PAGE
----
My first and only ham gear after I got my novice license in 1981 was a Drake R-4B (13K) and T-4XB (18K). I will be eternally grateful to my parents for buying those radios. I didn't know how good I had it until I experimented with buying new(er) gear. I bought other gear but sold it off here and there as I grew disenchanted with it. I put my hopped up Ten-Tec Omni VI Option 1 with the INRAD Roofing Filter Kit and carefully-selected CW filters into its box. The Omni is probably the best radio I posess but the enjoyment of operating it is stale - it does what it does but I get bored with all that perfection.

I am fortunate enough to be friends with Steve KL7JT who loaned his mint R-4C to me for evaluating the purchase of an R-4C. The R-4C was the beginning of Drake's transition to fully solid state gear. The R-4C went through four main revisions during its lifetime with the intent to enhance its performance. The key R-4C benefits to me are its age (years less use so the knobs are tighter) and the dial display is a little easier to work with instead of relying on the dial skirt in previous models. If you spend another $800 you can get it modified by Robert Sherwood and make it the best receiver money can buy. If I had a spare $1500 I'd probably pursue an R-4C and get it modified - that's going to be a while.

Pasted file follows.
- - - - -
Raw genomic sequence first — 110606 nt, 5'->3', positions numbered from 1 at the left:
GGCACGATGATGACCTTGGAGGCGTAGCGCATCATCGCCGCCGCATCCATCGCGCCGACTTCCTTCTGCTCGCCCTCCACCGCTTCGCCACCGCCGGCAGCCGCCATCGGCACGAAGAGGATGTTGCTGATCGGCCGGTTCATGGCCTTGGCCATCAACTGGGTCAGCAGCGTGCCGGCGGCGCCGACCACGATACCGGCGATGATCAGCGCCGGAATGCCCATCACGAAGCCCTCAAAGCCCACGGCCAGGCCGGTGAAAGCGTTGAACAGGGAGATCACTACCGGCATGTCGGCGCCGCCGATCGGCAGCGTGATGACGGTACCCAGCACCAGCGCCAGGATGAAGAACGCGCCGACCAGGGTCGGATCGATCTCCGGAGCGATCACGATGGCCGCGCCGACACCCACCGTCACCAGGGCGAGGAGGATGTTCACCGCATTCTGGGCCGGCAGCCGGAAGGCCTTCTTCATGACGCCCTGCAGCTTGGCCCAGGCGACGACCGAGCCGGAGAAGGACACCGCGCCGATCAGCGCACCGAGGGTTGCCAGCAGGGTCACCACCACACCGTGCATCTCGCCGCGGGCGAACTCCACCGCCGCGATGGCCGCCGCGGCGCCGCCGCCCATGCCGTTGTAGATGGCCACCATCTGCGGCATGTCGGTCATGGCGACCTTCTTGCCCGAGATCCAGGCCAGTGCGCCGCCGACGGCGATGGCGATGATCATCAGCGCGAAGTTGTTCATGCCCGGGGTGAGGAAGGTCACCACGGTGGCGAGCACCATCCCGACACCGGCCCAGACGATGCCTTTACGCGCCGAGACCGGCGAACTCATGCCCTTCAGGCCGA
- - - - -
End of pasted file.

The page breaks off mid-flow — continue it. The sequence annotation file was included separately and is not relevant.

My B line needed TLC for sure - as with anything this old it tends to age itself out of alignment. The forward-thinking design of the Drake gear lends itself to do-it-yourself tweaking and alignment using the radio itself to align with. Using a plastic screwdriver and patience I was able to re-peak the trimmers in my R-4B and recover about S units of sensitivity! Anything I could hear with my other gear I can hear equally well with the old R-4B. I replaced a few tubes and got about 3/4 of an S unit. No scope, no meter, just a screwdriver, the radio and its S meter. I'm the second owner and the previous owner never touched the insides so a simple trimmer tweaking was all it took. More complicated stuff would be best sent to John Kriner aka "The Man!!" for any Drake repair.

My R-4 and T-4 Reciter haven't arrived yet - when they do I'll update that section of the page.